"Arms, and the Man I sing . . .": A Preface to Dryden's Æneid ePub (Adobe DRM) download by Arvid Losnes

"Arms, and the Man I sing . . .": A Preface to Dryden's Æneid

University of Delaware Press
Publication date: April 2012
ISBN: 9781611490039
Digital Book format: ePub (Adobe DRM)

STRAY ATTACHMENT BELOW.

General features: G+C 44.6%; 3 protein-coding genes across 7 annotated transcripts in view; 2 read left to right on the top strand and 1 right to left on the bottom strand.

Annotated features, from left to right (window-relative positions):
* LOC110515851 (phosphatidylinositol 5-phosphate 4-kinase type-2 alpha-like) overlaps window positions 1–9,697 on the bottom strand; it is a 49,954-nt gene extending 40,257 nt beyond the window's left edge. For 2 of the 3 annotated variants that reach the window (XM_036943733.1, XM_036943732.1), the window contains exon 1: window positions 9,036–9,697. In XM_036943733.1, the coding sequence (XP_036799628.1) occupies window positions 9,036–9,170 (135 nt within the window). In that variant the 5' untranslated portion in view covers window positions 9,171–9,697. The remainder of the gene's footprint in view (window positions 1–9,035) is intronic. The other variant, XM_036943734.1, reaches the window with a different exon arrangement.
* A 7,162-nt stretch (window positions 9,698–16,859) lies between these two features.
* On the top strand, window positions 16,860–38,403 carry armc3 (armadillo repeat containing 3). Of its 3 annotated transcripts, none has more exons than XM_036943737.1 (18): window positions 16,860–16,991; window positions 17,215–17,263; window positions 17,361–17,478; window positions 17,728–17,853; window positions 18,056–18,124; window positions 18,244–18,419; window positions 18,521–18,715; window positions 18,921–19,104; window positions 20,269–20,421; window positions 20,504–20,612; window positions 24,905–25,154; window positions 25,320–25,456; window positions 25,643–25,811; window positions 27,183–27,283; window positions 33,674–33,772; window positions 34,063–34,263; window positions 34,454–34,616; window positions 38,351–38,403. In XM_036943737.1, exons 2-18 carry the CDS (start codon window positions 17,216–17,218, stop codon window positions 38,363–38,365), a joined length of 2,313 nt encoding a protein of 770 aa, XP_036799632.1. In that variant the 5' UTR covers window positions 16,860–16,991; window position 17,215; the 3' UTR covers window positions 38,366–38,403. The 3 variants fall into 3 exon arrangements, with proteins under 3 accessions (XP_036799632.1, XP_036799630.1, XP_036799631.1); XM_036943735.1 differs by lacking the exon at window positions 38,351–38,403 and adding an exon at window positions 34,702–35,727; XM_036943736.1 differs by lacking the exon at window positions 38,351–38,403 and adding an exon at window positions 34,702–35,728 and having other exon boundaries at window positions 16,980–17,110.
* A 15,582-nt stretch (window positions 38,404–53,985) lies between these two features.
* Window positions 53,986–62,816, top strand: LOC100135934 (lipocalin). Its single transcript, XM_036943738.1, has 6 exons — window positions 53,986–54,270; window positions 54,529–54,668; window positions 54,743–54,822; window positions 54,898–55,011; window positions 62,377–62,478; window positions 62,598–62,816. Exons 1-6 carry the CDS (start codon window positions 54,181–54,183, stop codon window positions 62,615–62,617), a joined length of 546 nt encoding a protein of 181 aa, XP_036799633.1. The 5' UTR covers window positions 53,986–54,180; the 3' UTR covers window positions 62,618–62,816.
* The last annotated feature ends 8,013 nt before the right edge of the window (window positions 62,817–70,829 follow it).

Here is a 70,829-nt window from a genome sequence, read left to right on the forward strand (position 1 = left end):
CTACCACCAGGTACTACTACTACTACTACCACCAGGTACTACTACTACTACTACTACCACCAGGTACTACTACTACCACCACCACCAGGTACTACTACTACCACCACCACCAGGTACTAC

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This study-referred to as a "preface"-is given this designation because its aim is not to offer an up-to-date overall assessment Dryden's translation of Virgil's Aeneid, but rather to provide a valid basis for such an assessment. In this it seeks toprovide a comprehensive analysis of relevant areas -i.e. the "conditions of expression"-forming the very basis of the genesis of Dryden's translation, and thus also of a valid understanding of it (cf. R.A.Brower, Alexander Pope: The Poetry of Allusion [London, 1968], p.98) Thus in Part One the main concern is to provide a first-hand picture of the background out of which Dryden's translation came into being: the tradition of Aeneid translation, the evolution of Dryden's theory of translation,his use of textual sources: i.e. a systematic presentation is provided of the various conditions of expression involved as Dryden took upon himself to render Virgil's Aeneid into English poetry. Further, in Part Two, "From Virgil to Dryden", relevant aspects of Dryden's conception of Virgil and essential features of the Virgilian epic are presented with reference to the assessments of modern classical scholars, and, indeed, Dryden's conceptions in these matters are seen to a large extent to have their support-a feature which serves to underline the validity of his understanding of the poem he set out to translate. Here, various analogies-historical, political literary-between the respective periods in which Virgil and Dryden lived are also drawn attention to, reflecting a basic similarity in the conditions of expression under out of which Virgil's Aeneid and Dryden's translation came into being. Similarly, Dryden's concern for literary expression-both that of Virgil, as well as his own inrendering the original author-and the significance devoted to this are given special attention, underscoring his lifelong relationship with Virgil's poetry and his sensitive attitude to the poetic style of Virgil that arose from this. In this connectionspecial attention is devoted to Dryden's numerous references to Longinus' On the Sublime found in his critical writings. An influential French translation of this work was published in 1674, and Dryden's acquaintance with Longinus has been taken to
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